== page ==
Some words of wisdom from Tom Crawford about DOT's new Commissioner and the state of transportation in Georgia.
In past posts I have written that throughout the present and earlier administrations, even though we have needed to improve and go forward with ambitious transportation improvement plans, an increase in our state’s motor fuel tax -- one of the lowest motor fuel taxes in the nation and much of any increase which would be borne by non-Georgians -- has been on the untouchable list. As Mr. Crawford notes, the issue of where needed funds for transportation is going to come from sure does need addressing.
Tom Crawford writes:
It is not exactly what you would call a strong mandate. The State Transportation Board voted by only a seven to six margin last week to select Gena Lester Abraham as the next commissioner of the Department of Transportation (DOT), which means she will be the first woman ever to hold that important position.
Whether she will end up loving the job or hating it is another matter. Georgia is hopelessly behind on dealing with its traffic congestion and legislators tend to blame DOT for not working quickly enough to get highways built. Some lawmakers, like Speaker Glenn Richardson, are also very displeased that the Transportation Board members picked Abraham instead of state Representative Vance Smith, who badly wanted the appointment.
Abraham has the academic credentials (a doctorate in civil engineering) and the experience (she has been in charge of state government construction projects for several years) that would be essential for a position like DOT commissioner. Governor Sonny Perdue backed her because he and her other supporters feel she can bring about a cultural change in the enormous bureaucracy that has run the DOT for so many years.
She does present a contrast to past commissioners, who were either career engineers moving up the DOT ladder or political cronies of the governor. Abraham has never worked as a DOT employee and she isn’t limited by any allegiance to departmental traditions. While it was Perdue who lobbied the Transportation Board members to appoint her, she actually got her first job in state government when she was hired during the Roy Barnes administration to oversee the renovation work on the state capitol.
Obviously, Abraham can bring a new way of looking at things as she takes control of the massive department that has nearly 6,000 engineers and employees on its payroll. It probably wouldn’t hurt to look at DOT’s established procedures and see if there aren’t any better and faster ways for a highway to be designed, paid for, and built.
Will a shakeup in the DOT culture be enough to deal with the traffic congestion crisis that threatens, along with the water shortages, to choke the life out of the state’s economy? There are some people who contend that the only problem with DOT is that it operates inefficiently in carrying out its mission of building our roads and bridges. By naming someone with a new approach to running the department, like Abraham, they say that DOT can save all sorts of money that can be used to pay for additional new highways without anyone having to raise taxes.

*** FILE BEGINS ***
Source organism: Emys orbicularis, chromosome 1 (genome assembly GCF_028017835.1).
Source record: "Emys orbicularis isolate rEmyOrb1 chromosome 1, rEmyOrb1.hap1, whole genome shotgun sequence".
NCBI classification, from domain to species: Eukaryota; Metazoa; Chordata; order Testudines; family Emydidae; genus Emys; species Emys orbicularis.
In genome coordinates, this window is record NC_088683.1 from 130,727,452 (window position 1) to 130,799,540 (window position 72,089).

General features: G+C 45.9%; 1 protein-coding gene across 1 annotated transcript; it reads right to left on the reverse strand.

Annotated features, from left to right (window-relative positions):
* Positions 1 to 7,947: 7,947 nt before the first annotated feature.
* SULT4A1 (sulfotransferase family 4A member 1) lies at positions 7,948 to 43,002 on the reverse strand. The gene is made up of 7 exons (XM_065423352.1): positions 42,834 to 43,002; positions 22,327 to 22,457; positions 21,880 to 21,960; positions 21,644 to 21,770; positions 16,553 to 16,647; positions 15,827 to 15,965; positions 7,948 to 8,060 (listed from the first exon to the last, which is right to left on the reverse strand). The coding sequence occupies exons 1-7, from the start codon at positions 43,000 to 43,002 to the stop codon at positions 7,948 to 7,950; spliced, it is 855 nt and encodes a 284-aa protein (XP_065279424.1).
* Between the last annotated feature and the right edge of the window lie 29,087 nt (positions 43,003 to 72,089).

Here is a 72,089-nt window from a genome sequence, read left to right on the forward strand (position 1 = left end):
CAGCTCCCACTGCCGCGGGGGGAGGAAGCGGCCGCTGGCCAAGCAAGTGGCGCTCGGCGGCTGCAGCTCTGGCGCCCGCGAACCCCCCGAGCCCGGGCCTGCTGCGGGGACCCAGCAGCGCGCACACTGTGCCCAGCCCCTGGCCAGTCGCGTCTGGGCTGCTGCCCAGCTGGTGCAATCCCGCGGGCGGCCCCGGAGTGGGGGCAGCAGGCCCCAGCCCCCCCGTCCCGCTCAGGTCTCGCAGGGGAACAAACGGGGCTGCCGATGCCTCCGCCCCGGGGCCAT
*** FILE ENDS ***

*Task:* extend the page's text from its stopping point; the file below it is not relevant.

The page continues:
That might not be enough. Even if you assume, for the sake of argument, that Abraham is such a skilled leader she can squeeze an additional 10 percent out of the department’s budget through better management, you’re talking about $200 million in extra funding at most (DOT spends about $2 billion a year). If she could save that much money in administrative costs, that would be great for the taxpayers. It would make barely a dent, however, in the funding shortfall that Georgia faces in the area of transportation infrastructure. To build enough highways to cope with current and projected traffic congestion, Georgia would need about $7 billion to $8 billion more than it figures to bring in under the existing tax structure over the next decade, according to transportation experts. Even if the state should decide that mass transit is a better alternative than building new highways, it would still cost billions of dollars to buy buses and install commuter rail facilities.
Abraham’s an intelligent person who knows the construction trade, but she’s no miracle worker. She can’t make billions of dollars suddenly materialize out of nowhere. If they really want to deal with Georgia’s traffic mess, our political leadership is going to have to give up the idea that we can solve all our problems if we just cut taxes some more. Highways cost money. Transit systems cost money. Governments can only raise money by levying taxes. The governor and the legislature are going to have to make some hard decisions in that area.
Traffic congestion is out of control - the evidence is there for anyone with the eyes to see it - and eventually we’re going to have to pay for some kind of solution. There’s no such thing as free asphalt. The greatest DOT commissioner in the world couldn’t escape that basic economic fact.